Some of Nixon’s aides suggested to him during the Watergate crisis that he consider pardoning his aides and even himself. Nixon, perhaps the poster child for corruption in office, nevertheless rejected those suggestions as demeaning to his honor.

So we now have a Russiagate investigation that is rapidly turning into an investigation of criminal financial activity by Trump and those around him.

To make matters worse, Trump is getting help in his latest schemes from Mike Pompeo, the CIA director. At a forum on national security in Colorado yesterday Pompeo brushed off the seriousness of the entire matter by saying “of course” the Russians interfered in the election, essentially describing the scandal as nothing more than a business-as-usual happening in international politics.

If Trump does indeed choose the options he is looking at – more firings of people investigating him and pardons for all the criminals surrounding him – we could be in a full-blown Constitutional crisis.

Were Trump to pardon himself tomorrow a federal prosecutor might try to prosecute him anyway, arguing that the Constitutional pardon power of the president does not extend to the president himself.

A judge would have to make a decision then.

But the president could argue, as the Justice Department said in the Watergate crisis, that the president can’t be prosecuted while he is in office. Then prosecution would have to wait until Trump is out of office or until he is impeached by Congress.

The best possible outcome for the president would be that he is actually innocent of any collusion or crime. Even if that is the case, however, Trump is guilty of being driven by nothing but concern for himself. That concern overrides everything else for Donald Trump. The latest revelations show that at the very least that much is true.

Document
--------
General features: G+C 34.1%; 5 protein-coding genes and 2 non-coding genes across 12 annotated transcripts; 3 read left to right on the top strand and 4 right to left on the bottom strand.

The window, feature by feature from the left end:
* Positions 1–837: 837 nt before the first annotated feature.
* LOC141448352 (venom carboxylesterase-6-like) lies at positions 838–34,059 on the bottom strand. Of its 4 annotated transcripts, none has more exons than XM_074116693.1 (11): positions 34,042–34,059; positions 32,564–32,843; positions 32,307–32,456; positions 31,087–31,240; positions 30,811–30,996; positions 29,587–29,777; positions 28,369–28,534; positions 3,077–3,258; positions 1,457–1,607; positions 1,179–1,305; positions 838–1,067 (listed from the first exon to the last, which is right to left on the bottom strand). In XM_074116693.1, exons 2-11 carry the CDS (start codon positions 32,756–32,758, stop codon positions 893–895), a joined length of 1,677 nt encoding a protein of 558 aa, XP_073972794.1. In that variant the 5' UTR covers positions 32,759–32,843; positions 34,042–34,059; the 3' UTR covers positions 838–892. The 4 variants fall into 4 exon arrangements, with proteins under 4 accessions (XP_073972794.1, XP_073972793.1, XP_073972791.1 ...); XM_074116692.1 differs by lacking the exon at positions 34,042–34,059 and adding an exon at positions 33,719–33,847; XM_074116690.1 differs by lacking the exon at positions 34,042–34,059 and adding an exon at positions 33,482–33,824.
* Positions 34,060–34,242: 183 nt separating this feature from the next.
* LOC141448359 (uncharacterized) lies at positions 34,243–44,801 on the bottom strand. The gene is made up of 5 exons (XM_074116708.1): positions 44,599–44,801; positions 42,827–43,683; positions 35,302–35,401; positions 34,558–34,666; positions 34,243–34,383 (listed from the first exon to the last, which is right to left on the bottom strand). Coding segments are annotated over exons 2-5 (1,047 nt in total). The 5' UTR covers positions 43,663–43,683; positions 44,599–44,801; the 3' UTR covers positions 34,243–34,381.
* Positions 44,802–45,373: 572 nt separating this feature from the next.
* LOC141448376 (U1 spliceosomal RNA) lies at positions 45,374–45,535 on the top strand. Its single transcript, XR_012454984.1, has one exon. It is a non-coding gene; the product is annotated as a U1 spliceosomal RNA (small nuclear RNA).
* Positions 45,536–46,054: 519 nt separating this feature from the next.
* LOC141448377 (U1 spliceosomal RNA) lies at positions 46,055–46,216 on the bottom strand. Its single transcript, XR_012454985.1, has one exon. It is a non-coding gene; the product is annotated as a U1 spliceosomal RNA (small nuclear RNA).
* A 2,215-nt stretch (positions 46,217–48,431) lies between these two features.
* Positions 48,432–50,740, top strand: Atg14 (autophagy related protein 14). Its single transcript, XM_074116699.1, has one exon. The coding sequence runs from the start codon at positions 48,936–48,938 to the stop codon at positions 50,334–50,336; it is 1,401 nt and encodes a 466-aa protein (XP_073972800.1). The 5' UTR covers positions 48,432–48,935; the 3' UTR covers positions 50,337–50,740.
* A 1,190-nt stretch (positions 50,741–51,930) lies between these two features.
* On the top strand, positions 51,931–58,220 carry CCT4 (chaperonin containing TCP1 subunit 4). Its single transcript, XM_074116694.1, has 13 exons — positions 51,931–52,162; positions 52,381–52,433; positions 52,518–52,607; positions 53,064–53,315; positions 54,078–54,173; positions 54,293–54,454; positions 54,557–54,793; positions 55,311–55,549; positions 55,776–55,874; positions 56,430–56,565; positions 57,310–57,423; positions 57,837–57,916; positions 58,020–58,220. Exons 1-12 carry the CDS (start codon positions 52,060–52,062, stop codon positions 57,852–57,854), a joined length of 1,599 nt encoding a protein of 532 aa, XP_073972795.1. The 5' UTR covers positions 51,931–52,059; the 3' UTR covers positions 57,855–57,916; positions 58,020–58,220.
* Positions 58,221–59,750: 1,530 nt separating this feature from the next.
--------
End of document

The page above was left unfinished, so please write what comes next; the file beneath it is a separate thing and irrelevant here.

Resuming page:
Innocent or guilty, they show that all the promises Trump made about “making America great,” saving and creating jobs, “great healthcare for everyone,” a massive infrastructure program, remembering the “forgotten” men and women in our society – all those promises were just that – promises. Trump is about making no one but himself great and whoever stands in the way is expendable.

It is that basic truth about Trump, perhaps more than any investigation, that will eventually erode the base of even his most ardent supporters.


CONTRIBUTOR

John Wojcik
John Wojcik

John Wojcik is editor in chief at Peoplesworld.org. He started as labor editor of the People's World in May, 2007 after working as a union meat cutter in northern New Jersey. There he served as a shop steward, as a member of a UFCW contract negotiating committee, and as an activist in the union's campaign to win public support for Wal-Mart workers. In the 1970s and '80s he was a political action reporter for the Daily World, this newspaper's predecessor, and active in electoral politics in Brooklyn, New York.